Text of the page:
By Gary Gray
There is only one Duard Walker.
As the legendary Milligan College athlete, coach, teacher, administrator, mentor, sports icon and World War II veteran walked out of Johnson City’s Memorial Park Community Center gym to talk with The News & Neighbor, his pickleball-playing buddies bid him farewell.
“See ya coach” and “Take care coach,” his senior mates boomed from the bleachers as they gestured to him with thumbs up, purposeful waves and a nodding of heads – each respectful and deliberate.
Walker, who recently celebrated his 93rd birthday, is the oldest active pickleball player in the joint. Would anyone have thought otherwise? The US. Navy Veteran played football, basketball and tennis at Milligan in 1942. He would have added another sport to that list had duty not called.
“There was no baseball team, because so many boys had enlisted in the military because of the war,” Walker said. “I entered the Navy’s V-12 officer training program at Milligan and was in for two years. There were 135 colleges and universities in the U.S. that had Navy students, platoons and companies. Milligan was the only one that turned over its entire facilities for the Navy programs.”
The Piney Flats native lived on a farm prior to his entry into the military, and he still considers himself a country boy. He lived without electricity or refrigeration, but he said he and his family never talked about hardships. He refrains from the same regarding his tenure overseas.
In 1943, he went to Midshipmen’s School in Plattsburgh, N.Y. where he was commissioned as lieutenant.
“They were needing more and more officers at the time,” he said. “I went through amphibious training near San Diego and was assigned to train on rockets attached to the stern of landing boats. After that I was assigned to the USS Newberry. Our responsibility was to haul troops and supplies to Iwo Jima and Okinawa.
“My first trip to Iwo Jima, I landed there with a load of hand grenades and dynamite. We were straddled with mortars and splashed, but we didn’t get hit. We also would pick up wounded and take them back to the ship.”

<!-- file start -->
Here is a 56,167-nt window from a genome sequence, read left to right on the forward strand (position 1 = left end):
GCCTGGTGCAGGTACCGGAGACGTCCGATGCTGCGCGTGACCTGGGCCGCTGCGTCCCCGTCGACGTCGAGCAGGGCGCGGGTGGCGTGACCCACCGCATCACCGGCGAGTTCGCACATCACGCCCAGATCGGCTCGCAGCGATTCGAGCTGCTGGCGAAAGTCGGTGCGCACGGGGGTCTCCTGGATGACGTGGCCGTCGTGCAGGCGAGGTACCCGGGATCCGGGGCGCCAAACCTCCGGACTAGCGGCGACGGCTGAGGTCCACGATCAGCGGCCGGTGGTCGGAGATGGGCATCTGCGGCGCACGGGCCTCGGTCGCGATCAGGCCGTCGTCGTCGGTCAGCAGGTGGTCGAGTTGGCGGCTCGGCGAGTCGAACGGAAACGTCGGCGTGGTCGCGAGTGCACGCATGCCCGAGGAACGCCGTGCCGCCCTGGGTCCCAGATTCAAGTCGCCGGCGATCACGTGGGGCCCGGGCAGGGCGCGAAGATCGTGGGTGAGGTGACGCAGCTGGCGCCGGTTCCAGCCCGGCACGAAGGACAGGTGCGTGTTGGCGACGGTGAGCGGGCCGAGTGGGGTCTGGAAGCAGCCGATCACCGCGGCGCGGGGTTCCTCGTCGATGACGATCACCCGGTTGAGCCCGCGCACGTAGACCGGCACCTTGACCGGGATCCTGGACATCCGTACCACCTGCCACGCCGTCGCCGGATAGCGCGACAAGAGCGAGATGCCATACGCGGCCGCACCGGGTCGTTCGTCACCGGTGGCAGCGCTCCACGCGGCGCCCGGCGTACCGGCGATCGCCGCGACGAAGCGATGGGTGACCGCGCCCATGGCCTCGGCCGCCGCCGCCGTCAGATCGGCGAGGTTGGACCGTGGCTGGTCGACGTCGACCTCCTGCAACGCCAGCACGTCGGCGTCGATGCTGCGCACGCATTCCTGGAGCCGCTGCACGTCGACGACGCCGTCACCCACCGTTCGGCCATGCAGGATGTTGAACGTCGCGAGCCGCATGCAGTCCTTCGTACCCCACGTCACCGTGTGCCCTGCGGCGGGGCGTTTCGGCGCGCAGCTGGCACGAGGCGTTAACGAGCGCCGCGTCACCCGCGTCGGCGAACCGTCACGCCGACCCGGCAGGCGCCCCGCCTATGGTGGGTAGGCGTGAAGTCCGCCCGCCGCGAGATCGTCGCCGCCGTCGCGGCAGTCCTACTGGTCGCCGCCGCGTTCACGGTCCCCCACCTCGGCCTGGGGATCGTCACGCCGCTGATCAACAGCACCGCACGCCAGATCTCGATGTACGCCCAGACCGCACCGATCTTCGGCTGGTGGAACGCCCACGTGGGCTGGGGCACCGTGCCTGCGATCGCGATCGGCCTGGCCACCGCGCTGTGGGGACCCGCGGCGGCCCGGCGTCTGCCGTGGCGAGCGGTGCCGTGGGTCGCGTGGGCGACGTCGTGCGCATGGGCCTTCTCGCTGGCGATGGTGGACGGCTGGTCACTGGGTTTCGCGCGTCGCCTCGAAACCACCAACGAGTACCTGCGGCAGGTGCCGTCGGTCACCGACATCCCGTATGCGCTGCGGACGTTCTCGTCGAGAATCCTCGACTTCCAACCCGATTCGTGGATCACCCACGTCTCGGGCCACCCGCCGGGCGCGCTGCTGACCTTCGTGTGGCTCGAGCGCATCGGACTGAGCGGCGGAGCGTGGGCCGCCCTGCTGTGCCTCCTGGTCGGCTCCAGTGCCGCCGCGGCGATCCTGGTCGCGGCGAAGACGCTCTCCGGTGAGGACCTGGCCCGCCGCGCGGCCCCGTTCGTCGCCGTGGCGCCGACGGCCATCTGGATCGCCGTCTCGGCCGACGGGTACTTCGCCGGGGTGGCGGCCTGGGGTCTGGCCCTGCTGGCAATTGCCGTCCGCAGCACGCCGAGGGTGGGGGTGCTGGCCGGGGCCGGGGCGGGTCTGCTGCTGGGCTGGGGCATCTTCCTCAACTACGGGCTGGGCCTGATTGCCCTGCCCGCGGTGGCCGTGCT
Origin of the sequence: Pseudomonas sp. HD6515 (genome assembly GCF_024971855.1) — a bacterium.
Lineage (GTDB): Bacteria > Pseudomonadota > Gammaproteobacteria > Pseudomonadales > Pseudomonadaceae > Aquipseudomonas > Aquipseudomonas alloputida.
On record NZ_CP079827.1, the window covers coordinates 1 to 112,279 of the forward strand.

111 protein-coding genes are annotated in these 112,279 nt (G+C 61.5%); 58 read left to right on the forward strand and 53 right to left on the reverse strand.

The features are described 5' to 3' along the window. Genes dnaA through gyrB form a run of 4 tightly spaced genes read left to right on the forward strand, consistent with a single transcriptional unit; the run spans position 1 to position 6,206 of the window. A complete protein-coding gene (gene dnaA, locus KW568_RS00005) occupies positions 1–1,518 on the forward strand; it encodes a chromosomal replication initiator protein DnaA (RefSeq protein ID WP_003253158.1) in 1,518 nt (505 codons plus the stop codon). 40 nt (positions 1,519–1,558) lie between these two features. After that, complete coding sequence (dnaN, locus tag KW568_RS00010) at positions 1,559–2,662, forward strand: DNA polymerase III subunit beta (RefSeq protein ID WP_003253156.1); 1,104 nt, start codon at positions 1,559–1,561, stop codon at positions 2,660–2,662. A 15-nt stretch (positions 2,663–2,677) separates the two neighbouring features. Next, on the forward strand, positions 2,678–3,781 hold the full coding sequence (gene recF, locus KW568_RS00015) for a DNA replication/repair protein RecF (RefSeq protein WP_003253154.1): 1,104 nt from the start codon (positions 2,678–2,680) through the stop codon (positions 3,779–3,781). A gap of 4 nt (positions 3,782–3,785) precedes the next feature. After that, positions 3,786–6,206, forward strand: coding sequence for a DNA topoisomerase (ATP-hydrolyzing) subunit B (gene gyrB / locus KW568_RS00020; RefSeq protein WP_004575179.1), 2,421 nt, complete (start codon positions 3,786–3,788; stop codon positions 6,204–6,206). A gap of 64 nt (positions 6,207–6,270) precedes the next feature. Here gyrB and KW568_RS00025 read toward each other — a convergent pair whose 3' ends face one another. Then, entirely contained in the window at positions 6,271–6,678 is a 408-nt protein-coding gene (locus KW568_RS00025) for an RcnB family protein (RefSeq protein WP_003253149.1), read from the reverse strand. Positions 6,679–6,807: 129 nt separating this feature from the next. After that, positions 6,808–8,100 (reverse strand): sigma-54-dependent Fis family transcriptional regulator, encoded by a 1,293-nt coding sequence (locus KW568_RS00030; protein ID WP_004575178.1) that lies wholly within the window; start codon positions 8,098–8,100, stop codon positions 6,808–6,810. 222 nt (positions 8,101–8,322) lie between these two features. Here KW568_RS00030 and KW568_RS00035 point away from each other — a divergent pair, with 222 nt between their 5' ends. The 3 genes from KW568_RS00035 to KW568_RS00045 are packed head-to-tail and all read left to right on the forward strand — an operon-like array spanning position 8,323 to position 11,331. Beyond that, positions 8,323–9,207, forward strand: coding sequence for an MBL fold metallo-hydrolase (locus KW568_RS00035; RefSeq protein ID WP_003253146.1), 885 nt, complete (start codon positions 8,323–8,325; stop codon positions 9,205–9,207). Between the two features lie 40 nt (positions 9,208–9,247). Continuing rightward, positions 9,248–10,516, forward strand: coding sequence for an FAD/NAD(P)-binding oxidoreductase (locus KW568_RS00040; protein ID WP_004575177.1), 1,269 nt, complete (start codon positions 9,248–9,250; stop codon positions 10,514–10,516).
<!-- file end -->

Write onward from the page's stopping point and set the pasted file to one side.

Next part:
So, was he scared?
“We just didn’t think about it,” he said. “We were scared and didn’t know it. On one of our early trips to shore, some injured guy was yelling on the beach, so we went down and picked him up. There were so many damaged boats, and the beaches were steep. A lot of boats were turned sideways, because of the waves. They couldn’t get off (unload).
“I came in one time and there were Japanese snipers. I saw a boat landing and it got hit with explosives. I remember seeing arms and legs flying up in the air. My boat was hoisted up to the ship, and the captain yelled, ‘Hell Walker, I thought you were dead.’”
After his stint in Iwo Jima, he trained to conduct similar missions in Okinawa and the Philippine islands, where there were more Navy casualties than any other spot during WWII. Floating mines were the norm, and Walker said he and his crew were always worried about being hit.
“We weren’t, thank goodness,” he said.
Part of his job was to use smoke to create a fog-like cover of the larger ships. For this he got the nickname “Smoky.”
He returned to Piney Flats unharmed in 1946, going right back to Milligan where he majored in health and physical education. A year later he married his college sweetheart Carolyn. The two celebrated their 70th wedding anniversary in August.
“I married her for her money, and she married me for mine, and neither of us had any,” Walker said with a chuckle.
Walker’s athletic accomplishments are literally too numerous to list. Suffice it to say, he was a top-flight athlete in football, basketball, baseball and track. He began his coaching career in 1949 at Knoxville’s Farragut High School. He also coached at least one sport at Milligan for 52 consecutive years, as well as serving as the school’s athletic director. He has been inducted into the Milligan Sports Hall of Fame, Carter County Sports Hall of Fame, Northeast Tennessee Hall of Fame and Tennessee Sports Hall of Fame.
He noted two of his former players: Delmer “Del” Harris, who formerly coached the Los Angeles Lakers and Sonny Smith, former East Tennessee State University basketball coach.
“Sonny’s probably one of the best speakers I’ve ever heard,” Walker recounted. “He’d say, ‘I’m from Roan Mountain. It’s not the end of the world, but you can see it from there.”
He started playing pickleball in the 1990s, and those pursuits have not ended. This from a man who once said about retirement: “A retired person is someone who gets up in the morning with nothing to do and goes to bed with only half of it done.”
“It’s a fun game, and it’s easily learned,” he said. “You can play as hard as your body will let you. I don’t think about keeping in shape; I just enjoy it.”